Accelerated Rate of Expansion

As it turned out, Einstein’s Cosmological Constant was not a blunder, but the figure he arrived at fell short of the quantum of force required to allow an expansion of the universe. After a lapse of 71 years in 1998, two research teams working on the Supernova project discovered that the universe was not just expanding at a constant rate, but expanding at an accelerated rate! They came to this conclusion using statistical methods. The discovery won the 2011 Nobel prize in Physics for three[8]. However, an Oxford University Physics research team led by Professor Subir Sarkar has contested the accelerated expansion theory, but the hypothesis has taken hold in the computations and calculations of most cosmologists and physicists.

Dark Energy and Dark Matter

In the free space with no frictional resistance, continuous expansion from the moment it was given an impetus more than 13 billion years ago (13.7 billion – 380,000), was to be expected; by the first law of motion this rate of expansion could go on for many billion years, However, Newton’s second law demands that there has to be a force to accelerate moving bodies. Where would you find such a force?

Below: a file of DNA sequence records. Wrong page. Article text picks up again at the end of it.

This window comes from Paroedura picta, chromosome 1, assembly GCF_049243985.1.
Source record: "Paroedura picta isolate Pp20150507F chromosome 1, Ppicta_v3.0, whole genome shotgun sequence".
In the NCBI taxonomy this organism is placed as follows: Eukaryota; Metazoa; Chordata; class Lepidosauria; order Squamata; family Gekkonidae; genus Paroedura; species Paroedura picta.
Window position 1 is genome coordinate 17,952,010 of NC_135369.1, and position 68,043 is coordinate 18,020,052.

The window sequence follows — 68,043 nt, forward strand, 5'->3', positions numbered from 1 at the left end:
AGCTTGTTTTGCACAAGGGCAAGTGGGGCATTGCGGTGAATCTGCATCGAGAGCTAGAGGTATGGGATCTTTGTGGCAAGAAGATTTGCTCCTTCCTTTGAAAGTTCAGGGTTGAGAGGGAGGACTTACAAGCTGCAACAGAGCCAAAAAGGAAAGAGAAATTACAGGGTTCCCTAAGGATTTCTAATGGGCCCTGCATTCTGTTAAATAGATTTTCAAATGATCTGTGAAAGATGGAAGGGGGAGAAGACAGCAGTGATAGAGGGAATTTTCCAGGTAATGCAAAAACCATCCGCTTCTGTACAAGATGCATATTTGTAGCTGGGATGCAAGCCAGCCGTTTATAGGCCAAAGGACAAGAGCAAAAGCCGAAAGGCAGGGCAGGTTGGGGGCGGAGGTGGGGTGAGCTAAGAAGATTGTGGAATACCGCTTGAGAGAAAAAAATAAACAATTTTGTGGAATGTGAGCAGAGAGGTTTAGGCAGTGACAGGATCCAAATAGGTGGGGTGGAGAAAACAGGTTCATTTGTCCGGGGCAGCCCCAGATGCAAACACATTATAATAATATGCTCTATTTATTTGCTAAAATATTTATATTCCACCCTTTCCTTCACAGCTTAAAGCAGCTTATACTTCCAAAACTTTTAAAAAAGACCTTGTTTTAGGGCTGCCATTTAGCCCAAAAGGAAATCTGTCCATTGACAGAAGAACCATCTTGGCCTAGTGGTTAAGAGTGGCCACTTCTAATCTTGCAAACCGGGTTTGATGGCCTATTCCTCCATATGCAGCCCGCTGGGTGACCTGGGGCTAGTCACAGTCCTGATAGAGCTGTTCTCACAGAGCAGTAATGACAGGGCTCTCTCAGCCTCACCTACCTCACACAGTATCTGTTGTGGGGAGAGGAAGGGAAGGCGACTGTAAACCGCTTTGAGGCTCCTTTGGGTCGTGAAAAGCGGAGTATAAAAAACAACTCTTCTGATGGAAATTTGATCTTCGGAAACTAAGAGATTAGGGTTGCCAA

Dark energy is conceived as an anti-gravity energy that can not only cancel the effect of gravity, but also provide further constant force to accelerate the expansion of the universe. Initial calculations showed that some 68% of the mass of all the matter in the universe is this Dark Energy; 27% is some unknown dark matter and only 5% of the entire mass of the universe is what we can observe by whatever means available – all the galaxies with their stars, planets, dust, gas and stray bodies like meteors and debris. Even further research by Cosmologists Christian Marinoni and Adeline Buzzi of the University of Provence working with NASA’s Chandra X-Ray telescope on the growth of new clusters of galaxies   and binary galaxies  have concluded with an even more surprising figure : 74% of the entire universe consists of Dark Energy, 22% of Dark Matter, and only about 4% is what we see through the best of instruments, calculations and perceive with our senses.